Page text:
President Reuven Rivlin this morning (Wednesday), addressed an event in memory of Israel’s Ninth President, the late Shimon Peres, held at the Peres Center for Peace and Innovation, with the participation of international and Israeli leaders in the fields of hi-tech and industry.
“It is hard to believe that a year has passed since we had to say goodbye to Shimon Peres. The man who made us believe that not time, nor vision, nor deed can be halted” began the President. “Shortly before he left us, we gathered here to inaugurate the center in his name, the Peres Center for Peace and Innovation. We talked about the huge benefits found in the State of Israel, the advantages that have made us an exceptional innovation lab exporting knowledge and expertise to the world, and which itself does not stop innovating.”
The President mentioned the memorandum of understanding to strengthen cooperation in the field of fin-tech, recently signed between Israel and Switzerland, the acquisition of Mobileye by Intel, cooperation between Israeli high-tech transport projects and vehicle manufacturer Skoda, which joined other international motor vehicle companies engaging in similar cooperation with Israel. “These are just some examples of the ways in which human capital – the most important resource of the State of Israel – has time and again proven to be a real force of nature in its might and capabilities,” said the President.
The President noted the importance of the manual labor which made Zionism into a state, and said, “Zionism brought with it the understanding that the state is built not just with the mind, but also with the hands. If we would truly want our national home to be built in reality and not just in spirit, we had to roll our sleeves up. So believed Zionism’s founding fathers. So we became farmers and builders, and established a manufacturing industry, led by a defense industry and a textile industry, industry that was for many years the pride of Israeli creativity – with body and mind.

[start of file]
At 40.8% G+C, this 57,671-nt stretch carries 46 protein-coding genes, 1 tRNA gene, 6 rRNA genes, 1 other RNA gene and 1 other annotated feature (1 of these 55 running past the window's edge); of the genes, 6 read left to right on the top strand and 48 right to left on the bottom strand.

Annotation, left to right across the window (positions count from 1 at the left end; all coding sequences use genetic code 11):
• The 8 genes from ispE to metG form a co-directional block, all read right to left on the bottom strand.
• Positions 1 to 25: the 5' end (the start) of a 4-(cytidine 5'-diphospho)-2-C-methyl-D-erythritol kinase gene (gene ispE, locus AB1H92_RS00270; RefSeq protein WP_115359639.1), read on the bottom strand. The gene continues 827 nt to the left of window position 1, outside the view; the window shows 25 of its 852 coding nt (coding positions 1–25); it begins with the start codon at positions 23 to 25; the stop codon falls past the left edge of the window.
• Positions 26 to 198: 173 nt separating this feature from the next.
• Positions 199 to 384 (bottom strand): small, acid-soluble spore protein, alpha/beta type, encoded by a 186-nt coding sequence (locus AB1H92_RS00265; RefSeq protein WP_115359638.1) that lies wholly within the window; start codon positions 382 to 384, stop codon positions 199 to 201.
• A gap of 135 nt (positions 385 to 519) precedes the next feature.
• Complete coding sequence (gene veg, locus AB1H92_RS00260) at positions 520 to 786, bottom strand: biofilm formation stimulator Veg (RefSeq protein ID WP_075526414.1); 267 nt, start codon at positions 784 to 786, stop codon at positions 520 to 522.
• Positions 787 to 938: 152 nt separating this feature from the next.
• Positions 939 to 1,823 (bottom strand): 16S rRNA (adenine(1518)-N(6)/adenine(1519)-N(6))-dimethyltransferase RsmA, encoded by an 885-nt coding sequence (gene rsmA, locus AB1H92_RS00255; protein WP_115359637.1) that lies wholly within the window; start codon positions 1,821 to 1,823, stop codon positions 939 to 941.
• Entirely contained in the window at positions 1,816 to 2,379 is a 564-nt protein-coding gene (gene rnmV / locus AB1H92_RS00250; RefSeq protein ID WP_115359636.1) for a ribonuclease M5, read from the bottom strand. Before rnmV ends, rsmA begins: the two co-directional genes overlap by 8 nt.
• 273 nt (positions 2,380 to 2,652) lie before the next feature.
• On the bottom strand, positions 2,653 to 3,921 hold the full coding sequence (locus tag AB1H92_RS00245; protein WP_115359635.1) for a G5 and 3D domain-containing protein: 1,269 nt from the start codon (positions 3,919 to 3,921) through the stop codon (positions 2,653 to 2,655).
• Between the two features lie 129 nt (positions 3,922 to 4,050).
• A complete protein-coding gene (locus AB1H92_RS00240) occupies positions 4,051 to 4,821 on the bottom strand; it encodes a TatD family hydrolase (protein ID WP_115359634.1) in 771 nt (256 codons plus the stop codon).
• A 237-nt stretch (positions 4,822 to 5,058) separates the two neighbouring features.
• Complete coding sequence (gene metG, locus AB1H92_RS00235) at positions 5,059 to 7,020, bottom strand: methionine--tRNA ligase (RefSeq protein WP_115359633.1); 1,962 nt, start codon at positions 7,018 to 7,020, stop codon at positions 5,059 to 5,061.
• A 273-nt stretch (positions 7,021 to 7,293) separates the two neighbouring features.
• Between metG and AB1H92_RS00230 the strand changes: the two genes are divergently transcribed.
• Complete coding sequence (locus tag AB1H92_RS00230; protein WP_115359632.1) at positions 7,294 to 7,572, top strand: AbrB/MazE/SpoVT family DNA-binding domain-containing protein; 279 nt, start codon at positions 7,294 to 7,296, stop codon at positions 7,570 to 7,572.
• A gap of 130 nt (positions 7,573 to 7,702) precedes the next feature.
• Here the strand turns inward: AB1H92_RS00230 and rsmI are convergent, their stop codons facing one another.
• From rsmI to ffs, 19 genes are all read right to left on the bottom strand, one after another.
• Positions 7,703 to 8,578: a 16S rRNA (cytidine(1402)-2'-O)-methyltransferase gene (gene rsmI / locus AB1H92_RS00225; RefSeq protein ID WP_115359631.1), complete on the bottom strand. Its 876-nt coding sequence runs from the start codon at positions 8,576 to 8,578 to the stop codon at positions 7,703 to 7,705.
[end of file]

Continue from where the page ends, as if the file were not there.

“In the last decades, when the pursuit of excellence and the desire for knowledge resulted in wonderful ideas, the ability to implement these ideas dwindled. We returned to being intellectuals and less involved in manual labor. This gap can be seen clearly in the Bloomberg Index for Innovation,” said the President, and added, “According to the Index, this little Israel, is ranked in first place in the category of investment in research and development, and in the category of bringing together the researchers in the field, but is ranked much lower in its manufacturing capabilities, productivity, and in the level of its education system. We cannot allow ourselves to have such a gap,” he said, and stressed, “We must find a way to an answer with our own hands, hands that know how to implement the wonderful ideas that the Israeli mind knows how to create. These hands, these minds, are here. The Arab community, the ultra-Orthodox community, suffer under-representation in the high-tech industry, and today it is clear to most of us that this is the solution.”